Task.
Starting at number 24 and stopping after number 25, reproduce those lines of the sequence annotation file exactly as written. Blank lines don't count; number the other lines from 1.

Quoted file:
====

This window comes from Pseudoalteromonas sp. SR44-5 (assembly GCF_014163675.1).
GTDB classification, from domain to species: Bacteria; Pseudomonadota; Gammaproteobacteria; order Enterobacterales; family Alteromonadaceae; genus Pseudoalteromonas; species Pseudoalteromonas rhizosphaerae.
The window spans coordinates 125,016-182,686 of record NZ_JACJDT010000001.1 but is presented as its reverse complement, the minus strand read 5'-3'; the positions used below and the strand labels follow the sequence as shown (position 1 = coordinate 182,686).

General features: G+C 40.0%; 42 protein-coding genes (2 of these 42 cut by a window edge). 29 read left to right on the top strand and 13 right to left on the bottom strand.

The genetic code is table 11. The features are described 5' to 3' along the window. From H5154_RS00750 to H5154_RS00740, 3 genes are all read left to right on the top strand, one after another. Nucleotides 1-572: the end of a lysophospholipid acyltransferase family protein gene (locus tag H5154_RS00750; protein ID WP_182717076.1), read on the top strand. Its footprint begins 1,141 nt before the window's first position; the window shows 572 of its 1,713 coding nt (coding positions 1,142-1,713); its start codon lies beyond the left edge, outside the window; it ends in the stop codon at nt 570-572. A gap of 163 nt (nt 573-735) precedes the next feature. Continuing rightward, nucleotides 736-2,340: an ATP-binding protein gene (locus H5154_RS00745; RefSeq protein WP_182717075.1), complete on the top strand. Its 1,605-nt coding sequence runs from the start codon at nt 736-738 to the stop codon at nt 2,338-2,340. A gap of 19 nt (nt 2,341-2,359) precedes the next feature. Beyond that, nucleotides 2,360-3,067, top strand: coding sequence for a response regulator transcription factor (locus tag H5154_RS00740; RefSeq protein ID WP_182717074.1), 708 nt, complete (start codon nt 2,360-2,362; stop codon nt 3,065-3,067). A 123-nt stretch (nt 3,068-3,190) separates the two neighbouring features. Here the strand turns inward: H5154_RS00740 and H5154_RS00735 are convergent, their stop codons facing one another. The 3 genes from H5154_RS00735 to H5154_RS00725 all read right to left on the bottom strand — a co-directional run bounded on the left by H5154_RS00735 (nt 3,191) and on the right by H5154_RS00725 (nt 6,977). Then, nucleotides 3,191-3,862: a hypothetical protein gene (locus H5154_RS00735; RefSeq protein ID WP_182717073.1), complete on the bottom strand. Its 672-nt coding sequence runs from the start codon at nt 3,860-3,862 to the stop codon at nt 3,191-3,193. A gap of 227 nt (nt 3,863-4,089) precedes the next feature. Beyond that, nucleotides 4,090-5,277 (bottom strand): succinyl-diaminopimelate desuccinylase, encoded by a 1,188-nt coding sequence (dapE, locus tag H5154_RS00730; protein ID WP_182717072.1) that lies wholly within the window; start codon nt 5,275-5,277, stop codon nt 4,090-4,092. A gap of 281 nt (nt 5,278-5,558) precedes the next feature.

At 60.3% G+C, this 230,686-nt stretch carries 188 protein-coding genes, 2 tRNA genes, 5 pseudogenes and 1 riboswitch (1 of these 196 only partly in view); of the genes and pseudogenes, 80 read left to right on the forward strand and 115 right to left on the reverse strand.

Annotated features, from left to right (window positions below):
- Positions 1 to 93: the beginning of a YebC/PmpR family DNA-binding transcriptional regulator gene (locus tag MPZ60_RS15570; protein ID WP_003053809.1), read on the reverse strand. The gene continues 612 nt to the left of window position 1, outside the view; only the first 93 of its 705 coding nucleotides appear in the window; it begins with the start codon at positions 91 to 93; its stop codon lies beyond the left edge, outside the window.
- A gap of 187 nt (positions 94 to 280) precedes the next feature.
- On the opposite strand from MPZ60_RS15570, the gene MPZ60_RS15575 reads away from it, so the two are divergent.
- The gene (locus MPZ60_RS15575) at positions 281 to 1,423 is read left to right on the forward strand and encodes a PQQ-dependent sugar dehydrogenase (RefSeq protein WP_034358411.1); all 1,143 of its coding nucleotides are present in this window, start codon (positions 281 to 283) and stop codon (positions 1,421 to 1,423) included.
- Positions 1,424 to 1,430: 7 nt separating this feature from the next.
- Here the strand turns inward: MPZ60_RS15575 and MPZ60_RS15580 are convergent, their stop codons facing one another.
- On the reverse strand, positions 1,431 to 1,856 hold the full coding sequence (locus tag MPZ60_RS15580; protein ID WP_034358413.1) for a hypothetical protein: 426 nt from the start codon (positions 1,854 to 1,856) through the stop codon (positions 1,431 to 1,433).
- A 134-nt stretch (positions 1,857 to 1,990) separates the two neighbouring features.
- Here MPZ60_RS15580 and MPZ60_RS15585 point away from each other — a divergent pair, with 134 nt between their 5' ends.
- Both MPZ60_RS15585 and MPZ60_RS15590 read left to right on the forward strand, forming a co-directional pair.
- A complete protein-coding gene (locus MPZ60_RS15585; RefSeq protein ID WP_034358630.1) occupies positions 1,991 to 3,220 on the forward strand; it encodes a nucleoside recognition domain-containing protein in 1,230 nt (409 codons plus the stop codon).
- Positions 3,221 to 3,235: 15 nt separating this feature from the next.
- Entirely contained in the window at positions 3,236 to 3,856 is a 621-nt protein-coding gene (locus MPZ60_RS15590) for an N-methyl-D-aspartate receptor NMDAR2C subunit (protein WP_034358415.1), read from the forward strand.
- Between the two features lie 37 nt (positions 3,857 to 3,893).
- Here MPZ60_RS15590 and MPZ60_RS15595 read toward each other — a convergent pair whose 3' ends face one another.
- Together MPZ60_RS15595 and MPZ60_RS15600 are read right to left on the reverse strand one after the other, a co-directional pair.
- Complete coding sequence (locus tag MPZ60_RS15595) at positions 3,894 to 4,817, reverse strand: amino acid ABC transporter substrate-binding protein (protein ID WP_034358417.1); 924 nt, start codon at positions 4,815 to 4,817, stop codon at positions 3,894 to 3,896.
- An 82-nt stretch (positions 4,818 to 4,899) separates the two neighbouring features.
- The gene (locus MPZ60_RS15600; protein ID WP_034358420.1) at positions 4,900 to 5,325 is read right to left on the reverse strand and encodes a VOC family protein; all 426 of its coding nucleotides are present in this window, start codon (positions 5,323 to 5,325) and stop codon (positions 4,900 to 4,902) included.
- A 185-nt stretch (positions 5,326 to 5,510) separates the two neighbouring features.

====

- Complete coding sequence (locus tag MPZ60_RS15595) at positions 3,894 to 4,817, reverse strand: amino acid ABC transporter substrate-binding protein (protein ID WP_034358417.1); 924 nt, start codon at positions 4,815 to 4,817, stop codon at positions 3,894 to 3,896.
- An 82-nt stretch (positions 4,818 to 4,899) separates the two neighbouring features.